Customers will pay 9% more for service
A wide range of topics were discussed by industry executives during the featured conference at the Latin American & Caribbean Tyre Expo.
After a welcoming speech by Gustavo Lima, show CEO, Dr. Roy Littlefield, Tire Industry Association Executive Vice President, explained the many tire safety and training materials that they were producing. Of importance to the audience, Littlefield stressed the number of programs that are now available in Spanish.
Wilberth Campos, director of human relations for Bridgestone of Costa Rica S.A., brought a unique perspective to attendees. He cited surveys of executives about their plans for employees of companies. One survey of European CEOs revealed that 78% of them planned to make changes in their personnel, but 31% felt their companies lacked the talent to be moved upward.
And 70% of the CEOs said they did not know the talent level in their companies.
Campos compared this to other surveys that cited 85% of consumers would pay more to get customer service from companies. He emphasizd that customer service meant better interaction with people in companies, not infrastructure. The same customers said they would pay a full 9% more for this increase in service.
Campos used the results, and the need for increased productivity and employee satisfaction, to emphasize the necessity of on-going training programs for employees and management. Campos said companies polled with satisfied employees had a productivity increase of 16% and 2.4 times greater profitability.
The other benefit to companies is much longer employee retention.
"I believe HR is not the most important thing for companies, but it is talented HR that should be the most important thing," he said. His own company, has been voted as the third best place to work in Costa Rica. He said Bridgestone has a variety of training initiatives for its employees; it also provides a whole host of employee benefits, including a gym, medical center, theatre and sports sponsorships.
Campos said that all of this is important, but it must be sustainable to the company in order for the company to be competitive. Campos revealed that Bridgestone spends about 50 cents per $100 in sales in HR.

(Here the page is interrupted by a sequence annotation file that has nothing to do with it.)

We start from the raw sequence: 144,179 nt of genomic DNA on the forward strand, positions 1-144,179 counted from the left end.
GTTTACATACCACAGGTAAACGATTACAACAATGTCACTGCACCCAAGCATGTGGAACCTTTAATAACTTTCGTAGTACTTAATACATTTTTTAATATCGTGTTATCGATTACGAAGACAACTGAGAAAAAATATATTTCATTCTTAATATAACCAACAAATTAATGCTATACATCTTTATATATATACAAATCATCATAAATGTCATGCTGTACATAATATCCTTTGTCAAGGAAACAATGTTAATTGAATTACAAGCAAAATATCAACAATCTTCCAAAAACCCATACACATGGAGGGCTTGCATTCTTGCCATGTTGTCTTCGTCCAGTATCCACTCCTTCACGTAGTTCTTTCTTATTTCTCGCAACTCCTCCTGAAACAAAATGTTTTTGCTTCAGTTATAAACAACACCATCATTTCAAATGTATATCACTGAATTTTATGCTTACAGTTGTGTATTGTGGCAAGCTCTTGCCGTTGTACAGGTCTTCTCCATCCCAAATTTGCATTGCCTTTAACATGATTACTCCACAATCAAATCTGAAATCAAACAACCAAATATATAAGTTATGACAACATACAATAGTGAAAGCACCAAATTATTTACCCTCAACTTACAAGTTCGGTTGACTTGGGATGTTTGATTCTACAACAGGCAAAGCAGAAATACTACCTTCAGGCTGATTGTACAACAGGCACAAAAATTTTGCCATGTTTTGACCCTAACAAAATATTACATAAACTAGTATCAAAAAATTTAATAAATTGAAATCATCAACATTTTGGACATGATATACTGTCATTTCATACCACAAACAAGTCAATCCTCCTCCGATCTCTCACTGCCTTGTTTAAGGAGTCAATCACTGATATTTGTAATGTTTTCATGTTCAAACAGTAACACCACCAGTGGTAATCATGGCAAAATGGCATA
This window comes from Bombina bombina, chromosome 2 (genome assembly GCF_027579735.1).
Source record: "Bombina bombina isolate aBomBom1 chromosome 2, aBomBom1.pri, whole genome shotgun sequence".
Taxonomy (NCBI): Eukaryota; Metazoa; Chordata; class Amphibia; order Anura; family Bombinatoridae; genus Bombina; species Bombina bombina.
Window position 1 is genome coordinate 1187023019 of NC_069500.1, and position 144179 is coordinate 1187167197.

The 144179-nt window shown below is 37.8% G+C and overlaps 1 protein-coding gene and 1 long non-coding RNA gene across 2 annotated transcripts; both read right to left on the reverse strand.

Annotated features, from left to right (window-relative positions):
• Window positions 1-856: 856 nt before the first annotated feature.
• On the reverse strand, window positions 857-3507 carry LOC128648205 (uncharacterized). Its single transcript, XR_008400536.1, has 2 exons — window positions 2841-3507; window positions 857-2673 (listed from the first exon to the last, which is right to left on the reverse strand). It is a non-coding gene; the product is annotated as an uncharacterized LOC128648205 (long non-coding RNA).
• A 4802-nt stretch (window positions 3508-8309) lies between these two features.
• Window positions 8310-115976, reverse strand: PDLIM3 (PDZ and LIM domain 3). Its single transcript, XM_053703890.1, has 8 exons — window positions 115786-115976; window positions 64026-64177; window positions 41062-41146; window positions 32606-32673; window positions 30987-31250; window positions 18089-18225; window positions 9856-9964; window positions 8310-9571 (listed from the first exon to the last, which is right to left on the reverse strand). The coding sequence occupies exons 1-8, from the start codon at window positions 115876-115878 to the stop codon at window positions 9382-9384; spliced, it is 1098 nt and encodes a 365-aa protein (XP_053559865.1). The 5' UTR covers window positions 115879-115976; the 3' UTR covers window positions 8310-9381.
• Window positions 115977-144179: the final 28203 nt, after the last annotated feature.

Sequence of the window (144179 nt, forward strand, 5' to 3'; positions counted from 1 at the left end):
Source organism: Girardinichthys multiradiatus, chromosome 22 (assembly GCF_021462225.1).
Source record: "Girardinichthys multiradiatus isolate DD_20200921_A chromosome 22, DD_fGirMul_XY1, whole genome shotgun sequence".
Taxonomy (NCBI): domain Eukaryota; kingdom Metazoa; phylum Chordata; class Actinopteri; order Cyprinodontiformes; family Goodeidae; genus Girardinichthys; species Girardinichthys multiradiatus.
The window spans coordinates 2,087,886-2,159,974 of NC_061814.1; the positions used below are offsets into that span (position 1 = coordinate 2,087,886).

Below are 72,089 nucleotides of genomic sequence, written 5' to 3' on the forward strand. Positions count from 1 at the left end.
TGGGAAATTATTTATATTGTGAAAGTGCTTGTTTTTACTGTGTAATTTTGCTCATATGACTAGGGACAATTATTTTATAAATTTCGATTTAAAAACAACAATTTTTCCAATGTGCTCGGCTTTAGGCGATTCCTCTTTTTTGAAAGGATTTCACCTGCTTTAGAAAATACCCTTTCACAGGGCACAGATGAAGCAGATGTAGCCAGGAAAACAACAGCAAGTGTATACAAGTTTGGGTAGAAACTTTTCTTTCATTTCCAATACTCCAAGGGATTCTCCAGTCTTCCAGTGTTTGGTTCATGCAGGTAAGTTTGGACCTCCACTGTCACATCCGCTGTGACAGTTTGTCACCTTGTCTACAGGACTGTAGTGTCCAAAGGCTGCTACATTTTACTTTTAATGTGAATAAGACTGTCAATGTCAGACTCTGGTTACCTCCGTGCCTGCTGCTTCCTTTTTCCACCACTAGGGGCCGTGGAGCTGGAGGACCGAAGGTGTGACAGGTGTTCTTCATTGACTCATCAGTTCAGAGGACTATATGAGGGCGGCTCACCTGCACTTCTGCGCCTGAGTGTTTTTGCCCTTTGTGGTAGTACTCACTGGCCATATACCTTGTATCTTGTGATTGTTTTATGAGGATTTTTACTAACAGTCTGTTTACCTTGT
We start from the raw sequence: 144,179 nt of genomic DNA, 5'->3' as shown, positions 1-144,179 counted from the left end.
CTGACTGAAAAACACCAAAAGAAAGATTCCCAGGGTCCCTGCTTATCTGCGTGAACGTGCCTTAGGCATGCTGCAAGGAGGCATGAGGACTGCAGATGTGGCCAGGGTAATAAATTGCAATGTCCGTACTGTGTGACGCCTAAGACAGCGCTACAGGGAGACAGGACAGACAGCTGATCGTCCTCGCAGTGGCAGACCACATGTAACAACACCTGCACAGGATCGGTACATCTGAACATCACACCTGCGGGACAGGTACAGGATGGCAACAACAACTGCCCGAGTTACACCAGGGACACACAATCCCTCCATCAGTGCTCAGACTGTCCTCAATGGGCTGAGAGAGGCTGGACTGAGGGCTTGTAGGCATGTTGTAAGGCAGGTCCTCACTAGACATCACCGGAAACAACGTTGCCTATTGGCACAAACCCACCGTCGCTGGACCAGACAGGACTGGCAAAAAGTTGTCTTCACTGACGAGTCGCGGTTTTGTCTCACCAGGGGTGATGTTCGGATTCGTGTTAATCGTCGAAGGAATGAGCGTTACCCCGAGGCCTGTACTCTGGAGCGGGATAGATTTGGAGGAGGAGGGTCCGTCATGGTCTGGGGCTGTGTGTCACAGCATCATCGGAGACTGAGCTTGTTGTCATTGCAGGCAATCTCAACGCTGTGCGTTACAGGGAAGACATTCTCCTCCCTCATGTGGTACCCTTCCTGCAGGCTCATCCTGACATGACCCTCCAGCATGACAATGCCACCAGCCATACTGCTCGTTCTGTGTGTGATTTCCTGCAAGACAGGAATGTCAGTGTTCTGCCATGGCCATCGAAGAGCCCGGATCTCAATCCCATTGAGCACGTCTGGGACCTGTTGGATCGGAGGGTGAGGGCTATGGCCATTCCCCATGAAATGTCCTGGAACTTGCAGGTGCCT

An in-depth look at worldwide retreading was done by Heriberto Romero, director general of Hules Banda of Mexico. Using the year 1970 as a starting point on an index scale of 100, Romero said the world had 50% fewer retreaders by 2000 still producing the same number of total retreads.
While the number of retreaders is stable for 2013, the total production has dropped so far to 90% of 1970 totals.
Romero's prediction for 2020 is for there to be 25% fewer retreaders producing 120% more retreads. He also pointed out the emerging production of retreads by Chinese companies. Romero estimates there are roughly 2,000 to 3,000 retreaders in China, and they have the capacity to produce 15 million truck tire retreads annually. He believes these companies will increase their capacity to 20 million by 2017.
Romero also cited a new law in Ecuador that says if a company imports 10 new tires, it must retread three tires. The law is designed to increase retreading and help the local economy.
Romero ended his presentation to laughter with a business truism that everyone appreciated: "A sale is a gift until you're charged for it."
Walt Weller, vice president of CMA LLC, provided attendees with an inside look at Chinese tire company production and positioning worldwide. Weller said Chinese tire companies produce 55% of global truck tire units.
He said tire companies in total produced 144 million radial truck tires in 2012. Weller cited changing attitudes toward Chinese products, similar to what happened with Japanese tires in the 1980s, as one of the reasons the companies continue to grow.
Weller showed a chart of the changing nature of the positioning of brands in North America as an example of what is happening in the market. In the 1990s, the three tier one tire companies held a 65% share of market in truck tires. Tier two companies held a 25% SOM, while tier three companies (that included Hankook and Kumho at the time) stood at 10%.
Currently, tier one companies hold between 45% to 50% SOM, with tier two companies (that now include Hankook and Kumho) at 25% and tier three companies (now almost exclusively Chinese manufacturers) at 30%.
Modern Tire Dealer will report more on Weller's speech in an upcoming issue.
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